Joe Neel - 2014 i
Stephen Voss/NPR
Joe Neel - 2014
Stephen Voss/NPR

Joe Neel

NPR Deputy Senior Supervising Editor

Joe Neel is NPR's deputy senior supervising editor and a correspondent on the Science Desk.

As a leader of NPR's award-winning health and science coverage, Neel focuses on stories about medical research and health-care delivery. Neel assigns stories to reporters and correspondents, helps them produce the stories and edits the pieces for broadcast or publication on NPR.org. He is a frequent guest or contributor to NPR's programs, blogs, and podcasts.

Currently, Neel oversees the Monday "Your Health" segment on Morning Edition. He supervises the NPR-Kaiser Health News-Member Station Reporting Project on Health Care in the States, which aims to strengthen and deepen local coverage of health care issues. Neel directs coverage of breaking news in health and science including the swine flu pandemic, medical relief efforts after the Haitian earthquake and cholera outbreaks, and health concerns after the Fukushima nuclear disaster.

Neel led the network's coverage of the debate over the 2010 health care overhaul in Congress and he continues to direct coverage of the law's implementation and efforts to overturn it. He edited series including "Are You Covered? A Look at Americans and Health Insurance." In recent years, Neel launched NPR's "Your Health" podcast and helped launch and grow "Shots," NPR's health blog.

During his tenure as editor, NPR's health reporters and correspondents have won numerous awards, including the Sigma Delta Chi Award from the Society for Professional Journalists, the Everett McKinley Dirksen Award for Distinguished Reporting on Congress, the American Association for the Advancement of Science's Journalism Prize, and the Association of Health Care Journalism award. Neel won the prestigious Kaiser Family Foundation Media Fellowship in 2007.

In 1994, Neel started filing stories about medicine and health as a freelancer for NPR and joined staff two years later.

Neel earned bachelor degrees from Washington University in St. Louis in both biology and German literature and language. He studied biology at the Universitaet Tuebingen in Germany.

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In a study of 1.3 million women, ages 40 to 74, having a false positive on a screening mammogram was associated with a slightly increased chance that the woman would eventually develop breast cancer. The extra risk seemed to be independent of the density of her breasts. Lester Lefkowitz/Getty Images hide caption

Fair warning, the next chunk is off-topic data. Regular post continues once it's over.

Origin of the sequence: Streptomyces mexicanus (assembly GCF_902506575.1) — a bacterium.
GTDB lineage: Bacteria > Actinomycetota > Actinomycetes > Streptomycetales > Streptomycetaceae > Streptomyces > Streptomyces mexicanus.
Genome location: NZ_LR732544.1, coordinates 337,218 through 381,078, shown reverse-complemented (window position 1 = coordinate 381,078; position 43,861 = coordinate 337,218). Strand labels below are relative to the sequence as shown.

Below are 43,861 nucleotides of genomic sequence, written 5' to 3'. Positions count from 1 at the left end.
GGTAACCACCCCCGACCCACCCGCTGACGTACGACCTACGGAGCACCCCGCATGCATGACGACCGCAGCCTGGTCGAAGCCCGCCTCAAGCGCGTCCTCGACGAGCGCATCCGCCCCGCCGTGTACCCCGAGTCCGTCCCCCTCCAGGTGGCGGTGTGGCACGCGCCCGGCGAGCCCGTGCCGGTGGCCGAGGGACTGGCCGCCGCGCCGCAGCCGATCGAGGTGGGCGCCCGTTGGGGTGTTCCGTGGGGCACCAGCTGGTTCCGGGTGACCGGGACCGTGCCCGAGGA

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False Alarm Mammograms May Still Signal Higher Breast Cancer Risk
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Outsiders might be unfamiliar with the U.K.'s National Health Service, but Brits love it so much that they devoted part of opening ceremonies at the 2012 London Olympics to the NHS. Courtesy of BBC One hide caption

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Sir Elton John speaks Monday at the 19th International AIDS Conference in Washington. Carolyn Kaster/AP hide caption

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Poll: What It's Like To Be Sick In America
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Service members model the Modified Service Dress Blue Sweater. The Commissioned Corps of the U.S. Public Health Service requires that members wear either the sweater or a windbreaker. Commissioned Corps of The U.S. Public Health Service hide caption

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Service members model the Modified Service Dress Blue Sweater. The Commissioned Corps of the U.S. Public Health Service requires that members wear either the sweater or a windbreaker. Commissioned Corps of The U.S. Public Health Service hide caption

toggle caption Commissioned Corps of The U.S. Public Health Service